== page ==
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Heart Rate Variability (HRV)

The central autonomic network (CAN) is a network comprised of structures from the brain’s cortex, limbic system and brainstem areas. The limbic system and cortex are involved in emotional regulation and the body’s ability to deal with stress. Information is sent to brainstem components that then influence the rhythmic activity of the heart and other organs throughout the body.

The autonomic nervous system (ANS) is divided into two branches, the sympathetic and parasympathetic nervous systems. The sympathetic nervous system (SNS) and parasympathetic nervous system (PNS) influence the time between heartbeats in an individual. Heightened activity in the SNS, or reduced in activity in the PNS, have been shown to increase heart rates and vice versa. The measurement of the average time between consecutive heartbeats, and how much it varies, is called heart rate variability (HRV). It is a measurement that can be taken by measuring an individual’s pulse, making it non-invasive in nature.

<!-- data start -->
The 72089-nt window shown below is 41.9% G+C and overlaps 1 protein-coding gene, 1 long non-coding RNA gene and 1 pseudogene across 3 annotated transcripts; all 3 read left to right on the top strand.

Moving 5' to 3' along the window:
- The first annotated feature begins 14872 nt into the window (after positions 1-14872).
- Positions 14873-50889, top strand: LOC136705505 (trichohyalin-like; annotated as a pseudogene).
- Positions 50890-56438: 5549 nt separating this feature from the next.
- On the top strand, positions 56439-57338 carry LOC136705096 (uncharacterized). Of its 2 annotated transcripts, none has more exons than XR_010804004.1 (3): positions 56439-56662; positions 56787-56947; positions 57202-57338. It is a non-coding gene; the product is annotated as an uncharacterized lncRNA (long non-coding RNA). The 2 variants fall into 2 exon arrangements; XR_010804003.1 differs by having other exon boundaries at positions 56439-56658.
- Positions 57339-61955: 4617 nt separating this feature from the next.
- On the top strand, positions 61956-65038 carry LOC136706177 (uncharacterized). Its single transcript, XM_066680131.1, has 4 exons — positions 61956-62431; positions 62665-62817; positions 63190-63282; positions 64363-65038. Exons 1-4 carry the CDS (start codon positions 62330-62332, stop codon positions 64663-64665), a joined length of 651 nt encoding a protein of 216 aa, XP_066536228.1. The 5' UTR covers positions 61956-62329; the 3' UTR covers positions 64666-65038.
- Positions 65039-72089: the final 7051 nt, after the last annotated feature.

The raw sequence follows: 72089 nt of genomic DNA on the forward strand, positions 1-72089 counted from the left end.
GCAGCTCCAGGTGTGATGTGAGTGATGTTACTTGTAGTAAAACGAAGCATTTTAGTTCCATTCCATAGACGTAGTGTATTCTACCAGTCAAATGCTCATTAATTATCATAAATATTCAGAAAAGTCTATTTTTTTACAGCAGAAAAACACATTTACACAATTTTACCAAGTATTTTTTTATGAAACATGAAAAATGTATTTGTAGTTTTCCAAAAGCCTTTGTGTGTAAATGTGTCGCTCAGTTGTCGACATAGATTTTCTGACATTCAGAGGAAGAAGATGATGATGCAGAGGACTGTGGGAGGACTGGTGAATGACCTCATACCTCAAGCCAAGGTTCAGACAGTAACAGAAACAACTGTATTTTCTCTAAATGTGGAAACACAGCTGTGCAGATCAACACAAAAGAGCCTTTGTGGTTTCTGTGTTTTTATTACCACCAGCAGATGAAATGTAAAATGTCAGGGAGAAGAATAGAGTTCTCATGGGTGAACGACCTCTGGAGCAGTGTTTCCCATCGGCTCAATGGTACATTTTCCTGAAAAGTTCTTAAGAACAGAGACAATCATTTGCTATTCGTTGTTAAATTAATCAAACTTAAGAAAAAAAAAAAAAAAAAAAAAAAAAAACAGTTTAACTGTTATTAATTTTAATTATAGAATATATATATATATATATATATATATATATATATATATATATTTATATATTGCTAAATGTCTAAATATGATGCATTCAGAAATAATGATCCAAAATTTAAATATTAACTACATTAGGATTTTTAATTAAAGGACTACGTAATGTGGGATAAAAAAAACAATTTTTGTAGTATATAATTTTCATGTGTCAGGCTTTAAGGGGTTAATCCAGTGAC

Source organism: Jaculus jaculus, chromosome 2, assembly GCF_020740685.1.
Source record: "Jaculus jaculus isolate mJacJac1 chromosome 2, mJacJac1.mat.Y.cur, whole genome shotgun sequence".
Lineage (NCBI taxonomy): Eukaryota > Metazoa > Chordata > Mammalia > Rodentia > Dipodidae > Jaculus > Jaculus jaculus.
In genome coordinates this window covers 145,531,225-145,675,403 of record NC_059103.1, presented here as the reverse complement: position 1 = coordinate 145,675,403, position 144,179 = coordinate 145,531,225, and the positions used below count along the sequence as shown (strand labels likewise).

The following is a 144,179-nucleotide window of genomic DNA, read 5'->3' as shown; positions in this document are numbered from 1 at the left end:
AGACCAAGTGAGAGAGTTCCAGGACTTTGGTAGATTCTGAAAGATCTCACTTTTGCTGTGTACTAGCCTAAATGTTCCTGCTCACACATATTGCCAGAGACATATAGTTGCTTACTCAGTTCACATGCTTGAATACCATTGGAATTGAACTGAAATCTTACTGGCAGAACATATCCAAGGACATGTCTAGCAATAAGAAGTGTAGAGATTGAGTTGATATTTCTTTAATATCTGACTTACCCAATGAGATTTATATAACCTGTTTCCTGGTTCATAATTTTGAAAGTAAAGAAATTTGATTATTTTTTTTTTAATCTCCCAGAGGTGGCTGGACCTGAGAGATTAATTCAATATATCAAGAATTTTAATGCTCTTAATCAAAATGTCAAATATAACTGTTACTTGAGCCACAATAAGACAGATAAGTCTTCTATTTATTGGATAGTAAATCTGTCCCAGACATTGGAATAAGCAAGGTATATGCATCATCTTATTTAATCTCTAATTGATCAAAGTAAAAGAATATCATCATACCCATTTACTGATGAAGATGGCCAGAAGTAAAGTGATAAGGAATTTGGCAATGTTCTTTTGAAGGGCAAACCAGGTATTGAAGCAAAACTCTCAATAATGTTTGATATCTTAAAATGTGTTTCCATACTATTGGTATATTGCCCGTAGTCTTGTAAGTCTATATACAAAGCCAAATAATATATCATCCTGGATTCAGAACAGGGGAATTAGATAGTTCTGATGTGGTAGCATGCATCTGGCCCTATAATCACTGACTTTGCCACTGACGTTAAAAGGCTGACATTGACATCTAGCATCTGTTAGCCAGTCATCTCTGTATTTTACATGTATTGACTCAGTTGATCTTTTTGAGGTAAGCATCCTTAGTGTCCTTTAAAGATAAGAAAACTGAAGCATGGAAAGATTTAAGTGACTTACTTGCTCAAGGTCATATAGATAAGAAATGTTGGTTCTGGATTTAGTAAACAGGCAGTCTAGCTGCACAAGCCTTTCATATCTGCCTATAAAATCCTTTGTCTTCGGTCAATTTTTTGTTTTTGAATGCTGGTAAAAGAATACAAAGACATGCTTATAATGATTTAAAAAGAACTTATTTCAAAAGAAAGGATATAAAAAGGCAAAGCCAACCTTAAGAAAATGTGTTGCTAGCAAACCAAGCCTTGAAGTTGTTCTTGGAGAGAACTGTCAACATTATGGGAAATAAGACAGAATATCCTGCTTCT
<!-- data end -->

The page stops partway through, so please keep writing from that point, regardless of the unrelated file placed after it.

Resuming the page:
HRV research shows that this measurement can be used to determine the productivity of the CAN from moment to moment. Because biological functions are largely controlled by the brainstem components, HRV allows a practitioner to see how an individual is able to regulate emotion. Empirical research has proven that patients who display lower HRV measures than controls present with poor attention, generalized anxiety disorder and depression. Whereas, an individual who exhibits higher HRV measures is likely to display effective coping mechanisms for stressors. This research substantiates the use of HRV training in a biofeedback practice in conjunction with other modalities used to help an individual with brain markers for such disorders.

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